P:  What a great list of source material, I might assign that to my students this fall and see what sort of dystopic worlds they create.   

It seems that science fiction is a speculative art, extrapolating possible futures based on current trends and beliefs. 

Do you feel your own work operates with as a kind of future-casting?

 

N:  I don’t know if I feel comfortable pinning my work down in one time frame.  Sometimes it seems to me that it is indeed a sort of ‘future-casting,’ a guess at what our world might look like—physically or metaphorically—at some point down the road and other times I feel like I am talking very much about the world as it is right now.  I believe it was William Gibson who said something like: ‘the future is already here, it is just not evenly distributed.’

 

P:  Your work has a strong sense of ‘the hand’ and it seems drawing must be an important part of your process. In contrast what if any digital tools do you use in constructing your images and installations?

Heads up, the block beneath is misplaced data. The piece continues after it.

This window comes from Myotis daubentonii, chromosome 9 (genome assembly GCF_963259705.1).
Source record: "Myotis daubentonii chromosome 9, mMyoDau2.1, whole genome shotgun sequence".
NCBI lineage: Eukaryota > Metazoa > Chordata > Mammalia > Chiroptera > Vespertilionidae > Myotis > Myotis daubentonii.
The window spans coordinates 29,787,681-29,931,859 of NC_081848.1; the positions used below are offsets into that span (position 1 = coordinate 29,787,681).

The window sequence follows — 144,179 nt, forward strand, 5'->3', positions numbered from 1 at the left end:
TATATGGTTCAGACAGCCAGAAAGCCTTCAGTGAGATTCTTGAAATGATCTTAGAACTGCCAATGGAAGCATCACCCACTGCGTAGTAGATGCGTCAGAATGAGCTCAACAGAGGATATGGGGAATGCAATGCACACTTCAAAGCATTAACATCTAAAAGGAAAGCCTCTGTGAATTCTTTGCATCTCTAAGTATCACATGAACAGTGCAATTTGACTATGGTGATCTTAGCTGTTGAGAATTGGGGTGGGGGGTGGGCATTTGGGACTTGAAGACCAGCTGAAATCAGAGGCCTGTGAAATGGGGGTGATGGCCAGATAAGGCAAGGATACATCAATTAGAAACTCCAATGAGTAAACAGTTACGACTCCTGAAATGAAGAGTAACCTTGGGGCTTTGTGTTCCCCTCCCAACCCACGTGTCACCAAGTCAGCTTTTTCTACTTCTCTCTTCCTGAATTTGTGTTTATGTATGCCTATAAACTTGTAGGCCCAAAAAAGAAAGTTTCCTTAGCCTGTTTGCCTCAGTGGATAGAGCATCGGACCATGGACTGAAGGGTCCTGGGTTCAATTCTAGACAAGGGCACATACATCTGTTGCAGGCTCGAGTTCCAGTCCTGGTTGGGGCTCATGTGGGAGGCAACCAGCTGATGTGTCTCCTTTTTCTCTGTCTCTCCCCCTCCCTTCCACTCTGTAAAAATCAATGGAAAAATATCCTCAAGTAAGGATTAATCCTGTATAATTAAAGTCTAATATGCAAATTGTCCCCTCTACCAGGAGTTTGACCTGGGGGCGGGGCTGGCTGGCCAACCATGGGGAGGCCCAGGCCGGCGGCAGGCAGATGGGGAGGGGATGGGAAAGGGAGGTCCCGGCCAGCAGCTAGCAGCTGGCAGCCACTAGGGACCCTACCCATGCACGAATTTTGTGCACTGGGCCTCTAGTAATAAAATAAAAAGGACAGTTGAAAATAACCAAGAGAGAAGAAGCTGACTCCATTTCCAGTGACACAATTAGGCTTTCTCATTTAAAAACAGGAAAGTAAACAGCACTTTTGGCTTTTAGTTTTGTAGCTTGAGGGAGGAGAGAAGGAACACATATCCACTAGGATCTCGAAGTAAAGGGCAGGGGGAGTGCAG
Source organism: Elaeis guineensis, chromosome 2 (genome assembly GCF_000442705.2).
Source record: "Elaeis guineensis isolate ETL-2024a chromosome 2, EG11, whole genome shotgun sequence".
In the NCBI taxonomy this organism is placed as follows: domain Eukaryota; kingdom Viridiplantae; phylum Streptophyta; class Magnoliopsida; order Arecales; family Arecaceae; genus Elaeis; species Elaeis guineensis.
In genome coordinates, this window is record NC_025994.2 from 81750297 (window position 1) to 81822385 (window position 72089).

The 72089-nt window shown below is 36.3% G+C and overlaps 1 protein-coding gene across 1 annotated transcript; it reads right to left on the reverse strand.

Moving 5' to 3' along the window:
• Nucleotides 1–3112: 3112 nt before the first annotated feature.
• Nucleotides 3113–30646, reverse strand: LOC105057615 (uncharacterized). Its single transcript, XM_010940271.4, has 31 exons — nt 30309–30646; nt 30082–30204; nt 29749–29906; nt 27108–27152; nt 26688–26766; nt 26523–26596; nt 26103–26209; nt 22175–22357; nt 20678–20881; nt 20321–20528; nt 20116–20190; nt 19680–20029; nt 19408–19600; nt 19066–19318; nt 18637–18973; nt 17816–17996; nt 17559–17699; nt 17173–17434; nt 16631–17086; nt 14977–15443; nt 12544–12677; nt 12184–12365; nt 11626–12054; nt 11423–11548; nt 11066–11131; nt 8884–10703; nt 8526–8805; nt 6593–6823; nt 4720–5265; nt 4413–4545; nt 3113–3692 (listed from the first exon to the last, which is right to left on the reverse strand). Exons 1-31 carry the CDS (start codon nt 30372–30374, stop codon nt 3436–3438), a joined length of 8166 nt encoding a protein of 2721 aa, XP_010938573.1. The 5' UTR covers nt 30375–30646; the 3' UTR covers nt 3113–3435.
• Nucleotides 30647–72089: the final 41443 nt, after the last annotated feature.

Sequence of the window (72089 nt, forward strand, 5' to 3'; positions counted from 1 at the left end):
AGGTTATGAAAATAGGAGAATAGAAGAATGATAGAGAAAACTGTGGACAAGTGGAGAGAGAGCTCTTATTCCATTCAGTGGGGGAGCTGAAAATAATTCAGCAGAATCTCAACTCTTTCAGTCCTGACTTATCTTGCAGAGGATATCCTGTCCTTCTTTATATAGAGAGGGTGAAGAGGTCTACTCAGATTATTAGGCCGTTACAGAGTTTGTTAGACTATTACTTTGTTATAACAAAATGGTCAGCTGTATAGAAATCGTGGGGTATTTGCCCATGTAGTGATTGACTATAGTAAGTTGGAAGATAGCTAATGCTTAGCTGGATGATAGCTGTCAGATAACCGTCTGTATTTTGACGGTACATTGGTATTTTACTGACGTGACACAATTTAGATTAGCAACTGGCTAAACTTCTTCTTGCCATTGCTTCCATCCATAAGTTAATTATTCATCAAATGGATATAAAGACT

N:  I really don’t use any digital tools in the direct making of my work…actually not totally true: I have used digital photographs as collage elements.  Of course I also have visions of animation, projections, sound components that would involve digital tools…(but don’t we all?)

 

Nicola currently is based in Brooklyn, New York. For those of you unfamiliar with her work, I would encourage you to visit her website, where you can see many examples as well as read a bio and artist’s statement, www.nicolalopez.com.

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Categories: Artists, Interesting Printmaking, Interviews


3 Responses to “Nicola López: re-Printerview”

  1. Lou says:

    wow- solid, informative interview amze. thanks for the heads up too, the stuff on her site is great!

  2. [...] where new things (maybe accidents/risks/chance—and hopefully discovery) will happen.” (Amze Emmons,  interview with the artist on Printeresting.org, 2008).  In addition to her print-based installations, López also works in drawing and [...]

  3. [...] and Adrienne Herman will be having solo shows and there’s a two-person show featuring Nicola Lopez and Sandow Birk (both discussed in a few of our past [...]